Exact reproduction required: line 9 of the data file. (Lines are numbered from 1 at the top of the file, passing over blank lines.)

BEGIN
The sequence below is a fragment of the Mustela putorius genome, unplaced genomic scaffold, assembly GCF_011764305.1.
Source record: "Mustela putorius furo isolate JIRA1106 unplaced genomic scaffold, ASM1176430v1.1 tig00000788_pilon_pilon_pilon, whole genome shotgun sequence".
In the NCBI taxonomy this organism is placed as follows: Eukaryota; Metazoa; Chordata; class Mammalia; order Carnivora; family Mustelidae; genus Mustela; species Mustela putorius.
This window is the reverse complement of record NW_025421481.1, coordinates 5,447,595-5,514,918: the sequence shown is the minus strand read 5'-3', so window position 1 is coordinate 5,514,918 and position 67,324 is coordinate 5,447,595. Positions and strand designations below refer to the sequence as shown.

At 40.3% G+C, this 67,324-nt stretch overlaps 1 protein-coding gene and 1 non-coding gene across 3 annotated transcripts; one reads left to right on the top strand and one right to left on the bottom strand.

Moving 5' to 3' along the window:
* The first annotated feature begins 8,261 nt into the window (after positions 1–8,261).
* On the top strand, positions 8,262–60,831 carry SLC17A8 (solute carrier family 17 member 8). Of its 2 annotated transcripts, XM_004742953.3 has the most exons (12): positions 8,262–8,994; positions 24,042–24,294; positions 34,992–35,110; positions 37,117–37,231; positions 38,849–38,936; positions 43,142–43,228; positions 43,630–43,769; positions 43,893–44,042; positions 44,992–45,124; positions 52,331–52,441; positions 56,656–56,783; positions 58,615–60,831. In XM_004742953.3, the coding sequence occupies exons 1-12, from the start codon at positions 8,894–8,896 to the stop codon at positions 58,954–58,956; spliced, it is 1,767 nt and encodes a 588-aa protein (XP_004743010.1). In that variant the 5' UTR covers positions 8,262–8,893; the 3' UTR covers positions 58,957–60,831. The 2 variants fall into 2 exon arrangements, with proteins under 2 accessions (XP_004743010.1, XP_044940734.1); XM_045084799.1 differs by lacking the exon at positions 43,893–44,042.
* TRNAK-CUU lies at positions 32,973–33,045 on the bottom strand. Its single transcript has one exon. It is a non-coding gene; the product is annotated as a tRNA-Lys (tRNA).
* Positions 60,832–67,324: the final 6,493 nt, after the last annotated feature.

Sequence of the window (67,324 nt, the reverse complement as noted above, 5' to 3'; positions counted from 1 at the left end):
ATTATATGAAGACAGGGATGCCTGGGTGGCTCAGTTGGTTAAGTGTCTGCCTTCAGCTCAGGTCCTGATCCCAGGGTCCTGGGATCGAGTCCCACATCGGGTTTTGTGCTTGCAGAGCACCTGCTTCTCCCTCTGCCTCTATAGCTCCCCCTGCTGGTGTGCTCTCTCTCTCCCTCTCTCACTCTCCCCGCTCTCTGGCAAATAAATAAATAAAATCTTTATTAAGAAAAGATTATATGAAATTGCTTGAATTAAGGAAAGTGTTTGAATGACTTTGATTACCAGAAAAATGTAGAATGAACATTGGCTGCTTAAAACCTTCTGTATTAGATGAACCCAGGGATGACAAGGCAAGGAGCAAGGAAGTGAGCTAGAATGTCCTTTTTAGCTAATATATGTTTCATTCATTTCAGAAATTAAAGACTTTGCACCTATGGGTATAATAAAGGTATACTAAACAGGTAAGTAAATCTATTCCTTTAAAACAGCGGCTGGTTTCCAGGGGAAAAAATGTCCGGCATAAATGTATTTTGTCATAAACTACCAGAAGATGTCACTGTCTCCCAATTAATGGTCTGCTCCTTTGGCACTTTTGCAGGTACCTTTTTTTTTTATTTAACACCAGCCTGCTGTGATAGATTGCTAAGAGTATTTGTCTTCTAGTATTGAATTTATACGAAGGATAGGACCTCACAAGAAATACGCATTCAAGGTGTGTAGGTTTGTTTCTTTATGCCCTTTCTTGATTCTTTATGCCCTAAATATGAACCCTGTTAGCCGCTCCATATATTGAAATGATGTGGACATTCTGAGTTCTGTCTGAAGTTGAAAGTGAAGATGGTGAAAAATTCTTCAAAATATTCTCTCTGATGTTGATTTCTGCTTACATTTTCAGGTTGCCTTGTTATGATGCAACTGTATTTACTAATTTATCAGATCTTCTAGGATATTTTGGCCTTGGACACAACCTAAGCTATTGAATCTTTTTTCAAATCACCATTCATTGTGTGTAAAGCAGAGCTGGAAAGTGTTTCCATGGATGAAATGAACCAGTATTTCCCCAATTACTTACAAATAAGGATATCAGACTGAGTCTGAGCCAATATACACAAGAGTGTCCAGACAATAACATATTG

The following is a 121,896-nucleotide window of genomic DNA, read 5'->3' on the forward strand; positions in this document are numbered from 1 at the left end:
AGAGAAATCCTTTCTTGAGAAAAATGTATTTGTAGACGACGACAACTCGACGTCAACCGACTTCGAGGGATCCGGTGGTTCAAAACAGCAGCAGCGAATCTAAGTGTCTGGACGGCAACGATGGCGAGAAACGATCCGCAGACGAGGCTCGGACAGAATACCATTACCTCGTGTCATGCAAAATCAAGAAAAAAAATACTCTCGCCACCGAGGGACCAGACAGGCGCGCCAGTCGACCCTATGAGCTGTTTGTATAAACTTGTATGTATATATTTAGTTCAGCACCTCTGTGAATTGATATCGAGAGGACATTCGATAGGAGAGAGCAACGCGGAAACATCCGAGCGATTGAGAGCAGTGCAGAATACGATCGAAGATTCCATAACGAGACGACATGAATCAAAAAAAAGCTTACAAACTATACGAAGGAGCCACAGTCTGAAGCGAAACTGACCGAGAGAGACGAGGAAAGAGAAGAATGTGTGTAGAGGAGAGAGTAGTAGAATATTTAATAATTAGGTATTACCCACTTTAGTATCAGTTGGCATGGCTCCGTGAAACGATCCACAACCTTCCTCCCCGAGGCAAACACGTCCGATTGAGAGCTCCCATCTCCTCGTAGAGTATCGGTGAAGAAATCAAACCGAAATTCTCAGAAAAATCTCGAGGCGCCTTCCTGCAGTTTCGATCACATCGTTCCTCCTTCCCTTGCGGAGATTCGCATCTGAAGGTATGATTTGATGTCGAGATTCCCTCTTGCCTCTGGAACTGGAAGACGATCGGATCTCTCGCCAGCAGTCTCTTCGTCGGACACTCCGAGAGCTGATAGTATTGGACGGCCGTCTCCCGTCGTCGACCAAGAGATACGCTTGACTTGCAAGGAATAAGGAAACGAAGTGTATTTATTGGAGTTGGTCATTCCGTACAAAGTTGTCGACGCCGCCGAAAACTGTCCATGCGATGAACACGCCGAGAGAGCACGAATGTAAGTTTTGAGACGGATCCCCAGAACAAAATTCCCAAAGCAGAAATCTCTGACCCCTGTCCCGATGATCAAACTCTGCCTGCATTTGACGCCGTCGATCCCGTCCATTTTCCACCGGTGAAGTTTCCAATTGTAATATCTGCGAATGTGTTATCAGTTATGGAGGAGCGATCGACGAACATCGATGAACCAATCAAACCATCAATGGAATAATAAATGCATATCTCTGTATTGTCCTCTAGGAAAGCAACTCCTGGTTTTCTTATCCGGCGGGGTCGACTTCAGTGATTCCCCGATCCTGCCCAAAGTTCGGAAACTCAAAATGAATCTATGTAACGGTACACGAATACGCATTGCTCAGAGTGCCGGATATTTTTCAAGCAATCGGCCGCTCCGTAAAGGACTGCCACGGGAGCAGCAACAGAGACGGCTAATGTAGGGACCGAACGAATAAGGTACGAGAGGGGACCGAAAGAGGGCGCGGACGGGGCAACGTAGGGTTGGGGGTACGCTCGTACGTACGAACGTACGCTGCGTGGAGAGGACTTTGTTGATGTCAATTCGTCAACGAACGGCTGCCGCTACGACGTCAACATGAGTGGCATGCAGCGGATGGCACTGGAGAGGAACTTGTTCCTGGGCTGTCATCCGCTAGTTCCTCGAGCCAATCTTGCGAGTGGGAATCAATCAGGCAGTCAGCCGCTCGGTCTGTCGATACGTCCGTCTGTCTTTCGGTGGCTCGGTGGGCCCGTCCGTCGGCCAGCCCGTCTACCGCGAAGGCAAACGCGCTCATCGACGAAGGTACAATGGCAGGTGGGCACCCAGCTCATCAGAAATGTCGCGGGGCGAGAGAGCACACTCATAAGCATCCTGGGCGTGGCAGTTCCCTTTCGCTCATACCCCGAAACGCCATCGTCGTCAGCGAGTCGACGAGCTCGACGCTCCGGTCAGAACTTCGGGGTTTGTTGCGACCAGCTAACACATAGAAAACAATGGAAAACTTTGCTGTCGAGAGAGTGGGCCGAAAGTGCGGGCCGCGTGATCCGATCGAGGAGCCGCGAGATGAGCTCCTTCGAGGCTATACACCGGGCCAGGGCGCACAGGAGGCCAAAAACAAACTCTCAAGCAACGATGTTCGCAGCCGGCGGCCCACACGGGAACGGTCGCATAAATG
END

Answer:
* TRNAK-CUU lies at positions 32,973–33,045 on the bottom strand. Its single transcript has one exon. It is a non-coding gene; the product is annotated as a tRNA-Lys (tRNA).